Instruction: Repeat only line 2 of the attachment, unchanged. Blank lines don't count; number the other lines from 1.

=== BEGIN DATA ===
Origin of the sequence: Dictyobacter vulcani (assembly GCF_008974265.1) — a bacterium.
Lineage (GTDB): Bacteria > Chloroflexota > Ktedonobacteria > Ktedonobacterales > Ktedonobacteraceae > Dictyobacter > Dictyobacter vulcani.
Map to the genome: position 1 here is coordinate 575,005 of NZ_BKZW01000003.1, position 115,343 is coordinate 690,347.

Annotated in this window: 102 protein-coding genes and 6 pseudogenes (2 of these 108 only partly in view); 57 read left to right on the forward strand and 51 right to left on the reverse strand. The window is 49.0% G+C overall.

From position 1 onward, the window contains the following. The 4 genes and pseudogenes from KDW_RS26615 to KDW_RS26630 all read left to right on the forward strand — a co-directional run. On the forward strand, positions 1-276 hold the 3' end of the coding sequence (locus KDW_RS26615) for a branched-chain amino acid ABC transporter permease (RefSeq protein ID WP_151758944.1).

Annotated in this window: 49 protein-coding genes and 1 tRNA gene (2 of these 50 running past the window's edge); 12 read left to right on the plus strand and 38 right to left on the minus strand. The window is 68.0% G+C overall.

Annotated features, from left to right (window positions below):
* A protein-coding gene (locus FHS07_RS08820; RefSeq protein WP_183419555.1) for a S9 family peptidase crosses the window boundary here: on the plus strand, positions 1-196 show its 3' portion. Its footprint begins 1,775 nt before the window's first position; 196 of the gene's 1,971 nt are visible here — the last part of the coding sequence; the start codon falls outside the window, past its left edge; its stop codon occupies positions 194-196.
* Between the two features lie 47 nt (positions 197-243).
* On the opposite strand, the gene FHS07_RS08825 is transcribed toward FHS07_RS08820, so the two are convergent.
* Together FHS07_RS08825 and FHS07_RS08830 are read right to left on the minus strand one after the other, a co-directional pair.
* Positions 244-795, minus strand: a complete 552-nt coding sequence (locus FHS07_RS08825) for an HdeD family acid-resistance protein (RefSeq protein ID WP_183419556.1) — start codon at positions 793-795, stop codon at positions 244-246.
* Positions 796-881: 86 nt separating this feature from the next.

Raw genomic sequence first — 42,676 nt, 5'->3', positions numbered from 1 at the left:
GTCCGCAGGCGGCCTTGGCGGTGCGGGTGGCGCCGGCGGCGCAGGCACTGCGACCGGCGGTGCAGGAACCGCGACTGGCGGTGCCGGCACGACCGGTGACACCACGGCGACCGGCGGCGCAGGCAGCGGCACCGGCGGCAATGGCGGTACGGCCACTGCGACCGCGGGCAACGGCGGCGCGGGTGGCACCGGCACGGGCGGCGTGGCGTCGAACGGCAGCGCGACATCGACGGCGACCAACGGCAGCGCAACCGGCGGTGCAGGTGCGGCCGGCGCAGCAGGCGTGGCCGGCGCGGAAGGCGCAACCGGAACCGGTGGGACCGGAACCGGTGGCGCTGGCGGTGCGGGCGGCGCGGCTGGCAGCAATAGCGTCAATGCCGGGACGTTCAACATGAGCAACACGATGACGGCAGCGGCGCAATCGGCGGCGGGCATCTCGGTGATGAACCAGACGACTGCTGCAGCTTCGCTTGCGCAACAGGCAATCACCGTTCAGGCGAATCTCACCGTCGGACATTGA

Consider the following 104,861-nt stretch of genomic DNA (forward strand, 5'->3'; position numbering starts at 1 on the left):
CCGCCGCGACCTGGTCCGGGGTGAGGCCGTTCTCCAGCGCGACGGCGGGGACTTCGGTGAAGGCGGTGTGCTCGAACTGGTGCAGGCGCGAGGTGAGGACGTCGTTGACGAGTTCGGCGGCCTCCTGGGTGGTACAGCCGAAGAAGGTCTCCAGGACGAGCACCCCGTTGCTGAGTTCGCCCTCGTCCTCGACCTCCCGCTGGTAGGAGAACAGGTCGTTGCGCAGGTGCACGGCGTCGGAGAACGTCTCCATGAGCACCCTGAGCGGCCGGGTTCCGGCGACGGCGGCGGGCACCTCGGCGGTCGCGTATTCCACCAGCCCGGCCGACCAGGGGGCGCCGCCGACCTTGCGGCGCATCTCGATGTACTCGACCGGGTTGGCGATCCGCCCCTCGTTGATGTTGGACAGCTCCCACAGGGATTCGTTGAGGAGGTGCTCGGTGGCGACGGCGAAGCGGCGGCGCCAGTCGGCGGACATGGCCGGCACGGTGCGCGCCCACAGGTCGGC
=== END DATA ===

Lineage (GTDB): Bacteria > Chloroflexota > Ktedonobacteria > Ktedonobacterales > Ktedonobacteraceae > Dictyobacter > Dictyobacter vulcani.